In April 2018, the NFL and the NFL Players Association (NFLPA) announced the results of an annual study to assess the laboratory performance of football helmets worn by NFL players. 

The results of the laboratory tests are displayed on a poster and shared with NFL players, club equipment managers, and club medical, training and coaching staffs to help inform equipment choices. In addition to the ranking, other factors should be considered by players when choosing a helmet, including fit, comfort, retention, durability and the player’s medical history.

The NFL also created an educational video (see above) for players, coaches and club personnel about evaluating helmet performance.

The laboratory test conditions are intended to represent a subset of potentially concussive head impacts in the NFL. The results of this study should not be extrapolated to collegiate, high school, or youth football. It is important to note that no helmet can completely protect against serious brain and/or neck injuries a player might sustain while playing football.

Biomechanical Testing to Assess Helmet Performance

The goal of the study, as in prior years, was to determine which helmets best reduced head impact severity under laboratory conditions simulating a subset of concussion-causing impacts sustained by NFL players during games. The extensive tests were developed and performed by a team of biomechanical engineering experts.

While NOCSAE (National Operating Committee on Standards for Athletic Equipment) offers a certification test that guarantees a minimum level of safety for all helmets, the NFL/NFLPA study ranks the relative performance of the helmets that were tested—from the best performers to the lowest.

“We use some unique metrics,” said Dr. Jeff Crandall, Director of The Center for Applied Biomechanics at The University of Virginia and Chairman of the NFL Engineering Committee. “We looked at a subset of concussions that occur on field… We took the players involved, we looked at their speeds, the impact locations, and the orientation of their head and neck and we recreated that in the laboratory with dummies and impactors.” These tests measure both linear and angular acceleration and velocities.

In addition to the laboratory testing, the NFL conducts an annual survey of the helmets players are wearing, which allows the engineers to evaluate the on-field performance of helmets in terms of concussions per play for a given helmet model.

“We were able to show that the laboratory test data correlated with on-field performance,” said Dr. Kristy Arbogast, the Co-Scientific Director and Director of Engineering for the Center for Injury Research and Prevention at Children’s Hospital of Philadelphia and an advisor to the NFL Players Association (NFLPA). “It really gave us more confidence that the ranking we show on the poster has relevance for the players.”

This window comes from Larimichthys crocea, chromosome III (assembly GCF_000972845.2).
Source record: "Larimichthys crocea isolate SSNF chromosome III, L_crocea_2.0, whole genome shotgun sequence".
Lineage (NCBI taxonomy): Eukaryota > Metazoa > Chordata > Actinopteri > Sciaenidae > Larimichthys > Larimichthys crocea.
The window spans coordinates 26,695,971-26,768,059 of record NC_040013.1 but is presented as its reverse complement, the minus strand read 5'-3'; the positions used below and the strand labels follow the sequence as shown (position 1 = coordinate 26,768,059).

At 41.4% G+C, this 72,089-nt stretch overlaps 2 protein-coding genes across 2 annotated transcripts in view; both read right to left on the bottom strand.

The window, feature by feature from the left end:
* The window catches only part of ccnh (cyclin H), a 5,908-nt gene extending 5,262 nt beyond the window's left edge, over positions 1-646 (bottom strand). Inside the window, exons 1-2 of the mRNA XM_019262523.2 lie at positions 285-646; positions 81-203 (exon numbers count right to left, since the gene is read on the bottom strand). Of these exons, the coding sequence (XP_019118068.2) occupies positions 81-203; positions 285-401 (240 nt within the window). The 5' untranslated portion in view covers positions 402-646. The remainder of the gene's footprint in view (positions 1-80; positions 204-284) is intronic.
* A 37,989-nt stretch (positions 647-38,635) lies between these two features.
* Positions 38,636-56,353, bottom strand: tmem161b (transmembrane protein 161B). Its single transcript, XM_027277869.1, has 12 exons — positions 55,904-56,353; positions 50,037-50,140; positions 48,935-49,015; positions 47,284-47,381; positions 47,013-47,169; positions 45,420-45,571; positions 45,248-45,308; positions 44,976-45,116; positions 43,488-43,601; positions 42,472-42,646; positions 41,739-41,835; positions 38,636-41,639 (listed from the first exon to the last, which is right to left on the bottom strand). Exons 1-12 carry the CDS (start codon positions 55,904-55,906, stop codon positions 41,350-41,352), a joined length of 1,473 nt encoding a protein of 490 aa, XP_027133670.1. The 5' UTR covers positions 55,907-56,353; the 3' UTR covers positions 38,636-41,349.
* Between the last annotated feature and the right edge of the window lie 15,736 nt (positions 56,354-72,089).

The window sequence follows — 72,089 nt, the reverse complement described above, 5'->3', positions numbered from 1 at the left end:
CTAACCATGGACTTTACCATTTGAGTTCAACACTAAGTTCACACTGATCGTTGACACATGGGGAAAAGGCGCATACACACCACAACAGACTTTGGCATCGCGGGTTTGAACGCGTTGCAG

Moving Players into Better-Performing Helmets

Based on the results of this 2018 study and the opinions of the biomechanical experts involved, the NFL and NFLPA will prohibit 10 helmet models from being worn by NFL players. In previous seasons, NFL players could choose any helmet as long as the helmet passed current NOCSAE certification standards.

Players new to the NFL and returning players who did not previously wear one of the prohibited helmets during the 2017 season will not be permitted to wear the low-performing helmets for the 2018 season. “NFL players are encouraged to transition into a top performer before the start of the 2018 season if they can do so,” said Dr. Arbogast.

This means that roughly more than 200 players will move out of these lower-performing helmets and into helmets that have been shown to be better performers.

Advancing Player Health and Safety through Data

Following a 16 percent increase in concussions during the 2017 season, NFL Chief Medical Officer Dr. Allen Sills issued a call-to-action to reduce concussions.

“When we saw the increase in concussions last season, we went to our engineers, our epidemiologists, and our medical experts and said, ‘What can we do to reduce this number? What changes could we make immediately?’”

NFL leaders, clubs and the wide variety of experts in medicine, engineering and science who form the NFL medical committees developed a three-pronged approach that aims to reduce injuries and drive behavioral changes, including helmet choice.

“Each year, our engineers from the Players Association and the NFL test helmets in the lab to see how they perform, and we think getting players into better-performing helmets is an important step,” said Dr. Sills.

The helmet laboratory test conditions are intended to represent a subset of potentially concussive head impacts in the NFL. The results of this study should not be extrapolated to collegiate, high school, or youth football.

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